National Union Fire Insurance Co. v. Joseph Ehrlich | 122 Misc 682 | March 10, 1924


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National Union Fire Insurance Co. v. Joseph Ehrlich

203 N.Y.S. 434

JOSEPH EHRLICH, Defendant, Respondent.

Supreme Court, Appellate Term, New York, First Department.
March 10, 1924.

APPEAL by plaintiff from a judgment of the Municipal Court of the city of New York, borough of Manhattan, first district, dismissing the plaintiff's complaint after trial by the court without a jury.

Terry Parker, for appellant.

Goldberg & Solomon, for respondent.

PROSKAUER, J. A broker had for some time procured fire insurance policies for defendant. One such expired on December 22, 1921, and on that day the broker sent to defendant a renewal policy issued by plaintiff and a bill for the premium. Defendant retained the policy and bill for two months and then, in response to demand for payment, rejected the policy. This action is for premium accrued prior to the rejection and plaintiff appeals from dismissal of the complaint.

In 1 Williston on Contracts (p. 169) it is said: "Generally speaking an offeree has a right to make no reply to offers * * *. But the relations between the parties may have been such as to have justified the offeror in expecting a reply * * *. When property is sent to another though not ordered but under such circumstances that the latter knows that payment is expected, the silent acceptance of the property is in effect an assent to the offer of sale implied by the sending of the property."

This principle has been applied to the identical facts here presented.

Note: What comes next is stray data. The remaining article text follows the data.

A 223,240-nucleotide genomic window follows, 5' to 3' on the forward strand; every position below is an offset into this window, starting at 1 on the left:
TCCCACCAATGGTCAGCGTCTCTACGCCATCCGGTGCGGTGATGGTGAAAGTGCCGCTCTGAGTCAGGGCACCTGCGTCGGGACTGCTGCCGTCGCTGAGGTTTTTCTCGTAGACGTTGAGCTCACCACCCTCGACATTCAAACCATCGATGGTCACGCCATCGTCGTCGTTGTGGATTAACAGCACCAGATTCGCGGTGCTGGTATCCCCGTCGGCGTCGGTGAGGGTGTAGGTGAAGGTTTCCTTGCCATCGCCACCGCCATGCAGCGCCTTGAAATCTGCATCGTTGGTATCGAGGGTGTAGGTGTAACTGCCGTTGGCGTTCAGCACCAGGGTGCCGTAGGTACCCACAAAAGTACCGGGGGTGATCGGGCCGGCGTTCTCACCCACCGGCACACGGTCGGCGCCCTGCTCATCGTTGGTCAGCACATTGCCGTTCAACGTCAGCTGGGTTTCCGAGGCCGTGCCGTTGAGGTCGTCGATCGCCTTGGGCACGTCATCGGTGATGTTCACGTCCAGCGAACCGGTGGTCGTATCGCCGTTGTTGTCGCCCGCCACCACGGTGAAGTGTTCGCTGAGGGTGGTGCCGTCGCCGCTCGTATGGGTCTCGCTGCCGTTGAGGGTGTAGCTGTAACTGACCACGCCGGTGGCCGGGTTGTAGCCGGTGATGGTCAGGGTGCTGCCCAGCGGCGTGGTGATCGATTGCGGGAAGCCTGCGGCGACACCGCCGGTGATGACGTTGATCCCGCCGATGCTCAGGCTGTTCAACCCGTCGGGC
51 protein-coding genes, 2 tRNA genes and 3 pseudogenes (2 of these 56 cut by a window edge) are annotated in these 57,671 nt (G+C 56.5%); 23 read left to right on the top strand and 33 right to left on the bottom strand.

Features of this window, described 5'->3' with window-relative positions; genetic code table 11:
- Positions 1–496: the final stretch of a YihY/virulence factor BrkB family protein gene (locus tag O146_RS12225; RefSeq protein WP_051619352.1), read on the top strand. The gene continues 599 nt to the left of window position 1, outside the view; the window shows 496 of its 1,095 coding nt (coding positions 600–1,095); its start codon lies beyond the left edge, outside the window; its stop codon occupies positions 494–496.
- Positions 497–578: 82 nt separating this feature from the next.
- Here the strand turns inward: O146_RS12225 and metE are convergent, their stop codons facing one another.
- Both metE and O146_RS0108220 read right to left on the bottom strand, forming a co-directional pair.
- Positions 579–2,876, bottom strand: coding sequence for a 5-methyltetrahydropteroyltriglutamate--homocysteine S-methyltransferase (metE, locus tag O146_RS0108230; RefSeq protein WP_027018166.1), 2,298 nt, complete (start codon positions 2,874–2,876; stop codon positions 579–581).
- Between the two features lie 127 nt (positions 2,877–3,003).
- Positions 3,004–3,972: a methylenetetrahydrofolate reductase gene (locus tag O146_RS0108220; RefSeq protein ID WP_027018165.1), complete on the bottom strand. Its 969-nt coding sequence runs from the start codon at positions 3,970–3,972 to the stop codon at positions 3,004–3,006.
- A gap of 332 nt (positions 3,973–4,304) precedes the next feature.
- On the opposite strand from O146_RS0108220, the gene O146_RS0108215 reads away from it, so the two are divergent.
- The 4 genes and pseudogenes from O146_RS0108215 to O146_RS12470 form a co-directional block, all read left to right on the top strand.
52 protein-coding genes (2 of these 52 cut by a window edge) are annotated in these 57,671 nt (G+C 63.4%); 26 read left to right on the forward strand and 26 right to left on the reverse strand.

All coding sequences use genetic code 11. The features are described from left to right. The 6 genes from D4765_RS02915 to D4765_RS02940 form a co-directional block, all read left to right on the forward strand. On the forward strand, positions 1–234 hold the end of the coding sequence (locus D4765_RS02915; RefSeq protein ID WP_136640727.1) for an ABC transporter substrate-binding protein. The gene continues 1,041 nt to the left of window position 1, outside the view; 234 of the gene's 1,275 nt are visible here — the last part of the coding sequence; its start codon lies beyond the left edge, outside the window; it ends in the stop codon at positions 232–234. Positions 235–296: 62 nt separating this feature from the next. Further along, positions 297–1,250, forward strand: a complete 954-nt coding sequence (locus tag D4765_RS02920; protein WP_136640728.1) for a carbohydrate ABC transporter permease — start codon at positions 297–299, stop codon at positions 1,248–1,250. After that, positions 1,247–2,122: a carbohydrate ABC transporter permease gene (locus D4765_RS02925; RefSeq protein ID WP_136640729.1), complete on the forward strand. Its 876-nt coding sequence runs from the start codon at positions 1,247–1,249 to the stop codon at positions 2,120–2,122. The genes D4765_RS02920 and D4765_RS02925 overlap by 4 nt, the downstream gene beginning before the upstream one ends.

In Joyce on Insurance (Vol. 1 [2d ed.], 270) it is stated: "The receipt and retention by assured of a renewal policy creates a binding contract," citing Peever Mercantile Co. v. State Mut. Fire Assoc., 23 So. Dak. 1.

The situation is analogous with that of a subscriber to a periodical, who, by accepting the periodical after the expiration of his subscription, impliedly engages to pay. See cases cited in 1 Williston Cont. 169, n. 89.

The broker here was not a mere interloper. The previous relations justified him and the plaintiff in assuming that defendant's retention of the policy implied acceptance. If a fire had occurred under these circumstances plaintiff would not have been heard to say that defendant had not accepted the insurance and defendant should pay the premium for the time he unreasonably retained the policy.

Judgment reversed and new trial ordered, with thirty dollars costs to appellant to abide the event.

GUY, J., concurs; BURR, J., dissents.

BURR, J. (dissenting). There was a question of fact here. The plaintiff's evidence was insufficient to support its claim. Complaint was properly dismissed.

Judgment reversed.


Case Information

June 05, 2013


Proskauer, J.

122 Misc 682

Supreme Court, Appellate Term, First Department

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